Heavy machinery causes up to 63 percent of heavy equipment operator deaths. Sometimes the causes are easily preventable, sometimes freak accidents happen, and sometimes they’re caused by things we commonly overlook.
Today, we want to talk about the commonly overlooked. Too many operators take their braking system for granted. For those using pad-driven systems, the humble caliper often gets overlooked.
When caliper systems become seized or stuck, operators and those on the construction site are all at risk. Seized or stuck calipers drastically, and sometimes all together, reduce stopping power.
So to help keep you safe, we’re breaking down how to tell if your caliper brake is seized or stuck.
What are Calipers and How Do They Work?
Caliper brakes work in tandem with your brake pads to engage the rotors and stop your machine. Think of a brake system in three parts. First, you have the brake pads. They’re small, abrasive components that help stop the machine.
Next, you have the rotors. The rotors are circular metal components that the brake pads rub against to create friction thus stopping the machine. The calipers are the component that forces the brake pads against the rotors.
Your brake fluid creates hydraulic pressure within the brake caliper that then causes the pads to pinch against the rotor. The resulting friction stops your machine.
When you calipers seize or stick, they can no longer push the brake pads against the rotors. When the pads can’t rub against the rotors, your machine can’t stop.
What Causes them to Seize or Stick?
To understand why calipers seize or stick we have to know how calipers push the brake pads against the rotors. When you apply the brake pedal, hydraulic fluid builds pressure in the caliper which forces a piston to pinch the caliper together and engage the brake pads on the rotors.
Calipers frequently become stuck when that piston no longer moves. This usually happens because of corrosion. When your machine sits for too long, the piston rusts and the caliper becomes stuck.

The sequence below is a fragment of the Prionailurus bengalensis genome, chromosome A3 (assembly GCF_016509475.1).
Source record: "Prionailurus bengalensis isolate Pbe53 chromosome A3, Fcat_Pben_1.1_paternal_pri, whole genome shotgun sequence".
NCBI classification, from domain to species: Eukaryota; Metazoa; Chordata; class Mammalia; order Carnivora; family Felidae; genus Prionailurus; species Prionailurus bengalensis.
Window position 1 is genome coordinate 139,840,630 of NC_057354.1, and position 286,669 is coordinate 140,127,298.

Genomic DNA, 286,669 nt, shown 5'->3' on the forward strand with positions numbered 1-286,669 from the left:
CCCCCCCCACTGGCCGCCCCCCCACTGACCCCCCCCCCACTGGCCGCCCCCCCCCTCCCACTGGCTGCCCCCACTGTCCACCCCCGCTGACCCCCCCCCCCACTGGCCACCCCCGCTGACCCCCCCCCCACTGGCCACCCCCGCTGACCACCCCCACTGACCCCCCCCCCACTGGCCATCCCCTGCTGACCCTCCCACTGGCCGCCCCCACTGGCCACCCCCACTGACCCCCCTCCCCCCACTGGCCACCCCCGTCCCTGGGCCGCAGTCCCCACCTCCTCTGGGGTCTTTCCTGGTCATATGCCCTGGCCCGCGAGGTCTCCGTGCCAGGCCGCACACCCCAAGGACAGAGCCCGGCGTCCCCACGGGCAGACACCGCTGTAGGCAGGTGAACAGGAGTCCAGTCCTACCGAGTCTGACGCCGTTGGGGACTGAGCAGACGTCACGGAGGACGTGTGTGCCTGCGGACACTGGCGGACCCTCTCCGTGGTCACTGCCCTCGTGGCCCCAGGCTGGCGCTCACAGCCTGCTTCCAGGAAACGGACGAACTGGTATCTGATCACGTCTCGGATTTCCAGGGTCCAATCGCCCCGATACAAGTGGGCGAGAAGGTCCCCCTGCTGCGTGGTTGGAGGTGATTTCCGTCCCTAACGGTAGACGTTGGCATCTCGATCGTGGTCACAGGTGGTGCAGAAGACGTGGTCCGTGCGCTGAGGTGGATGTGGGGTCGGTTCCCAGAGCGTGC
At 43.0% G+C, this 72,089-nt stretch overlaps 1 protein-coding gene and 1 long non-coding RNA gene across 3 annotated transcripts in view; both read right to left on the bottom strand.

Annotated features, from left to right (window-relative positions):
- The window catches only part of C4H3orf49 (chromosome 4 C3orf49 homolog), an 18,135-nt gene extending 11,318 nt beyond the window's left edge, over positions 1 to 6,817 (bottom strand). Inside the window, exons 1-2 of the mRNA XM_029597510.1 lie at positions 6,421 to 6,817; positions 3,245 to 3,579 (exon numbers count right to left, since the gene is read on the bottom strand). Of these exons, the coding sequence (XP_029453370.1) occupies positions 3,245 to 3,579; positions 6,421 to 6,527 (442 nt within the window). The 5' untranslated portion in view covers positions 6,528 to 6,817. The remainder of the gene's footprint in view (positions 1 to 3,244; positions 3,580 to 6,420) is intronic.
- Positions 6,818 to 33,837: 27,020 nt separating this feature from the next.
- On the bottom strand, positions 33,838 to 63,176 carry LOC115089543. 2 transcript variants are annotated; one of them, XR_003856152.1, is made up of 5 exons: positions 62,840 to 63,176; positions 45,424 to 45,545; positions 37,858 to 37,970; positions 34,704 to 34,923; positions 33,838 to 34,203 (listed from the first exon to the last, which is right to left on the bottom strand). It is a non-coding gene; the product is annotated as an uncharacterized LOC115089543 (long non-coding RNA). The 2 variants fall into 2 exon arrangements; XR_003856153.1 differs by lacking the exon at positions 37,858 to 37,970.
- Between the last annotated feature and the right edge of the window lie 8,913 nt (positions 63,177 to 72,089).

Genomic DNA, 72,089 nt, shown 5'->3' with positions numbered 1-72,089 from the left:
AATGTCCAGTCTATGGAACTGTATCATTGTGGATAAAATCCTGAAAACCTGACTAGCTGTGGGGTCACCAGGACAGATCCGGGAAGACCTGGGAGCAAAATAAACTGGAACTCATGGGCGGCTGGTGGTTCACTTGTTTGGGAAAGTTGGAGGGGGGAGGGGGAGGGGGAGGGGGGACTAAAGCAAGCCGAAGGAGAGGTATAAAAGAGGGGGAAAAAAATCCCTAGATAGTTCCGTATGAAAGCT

Lack of brake fluid is another cause. If you’re low on brake fluid, the hydraulic pressure won’t build, and the piston won’t cause the caliper to pinch shut.
Symptoms of a Stuck or Seized Caliper
Stuck or seized calipers make driving impossible. Partially stuck or seized calipers make driving extremely dangerous. Depending on the issue, you’ll know that you have a problem based on how your machine reacts.
Calipers stuck closed will make a very loud grinding noise. You might also feel a “flimsy” brake pedal that depresses without much effort. Machines without any brake fluid won’t stop at all. The brake pedal will have zero resistance.
Repair or Replace?
Repairing a caliper is the cheapest (upfront) solution to your woes. Someone with a little bit of mechanical know-how can probably fix their own caliper. That said, like any mechanical part, calipers wear down over time. Every time your caliper gets stuck its lifespan significantly decreases.
Replacing your caliper will cost more upfront but could save you money in the long run. While repair is technically free, it does cost your time. And if you take it to the mechanic, you’re looking at a costly bill. If you replace your caliper, you’re ensuring that the piston won’t stick ever again.
Buying a Caliper Brake
Buying a new caliper brake is fairly daunting. Your local dealer will want to upsell you; the mechanic probably wants to upsell you as well, while third-party manufacturers don’t offer high-quality products.
That’s where we come into play. We offer top-quality industrial calipers for a variety of different applications. If you need help navigating our catalog, feel free to contact us. We’ll help ensure your machines are running smoothly.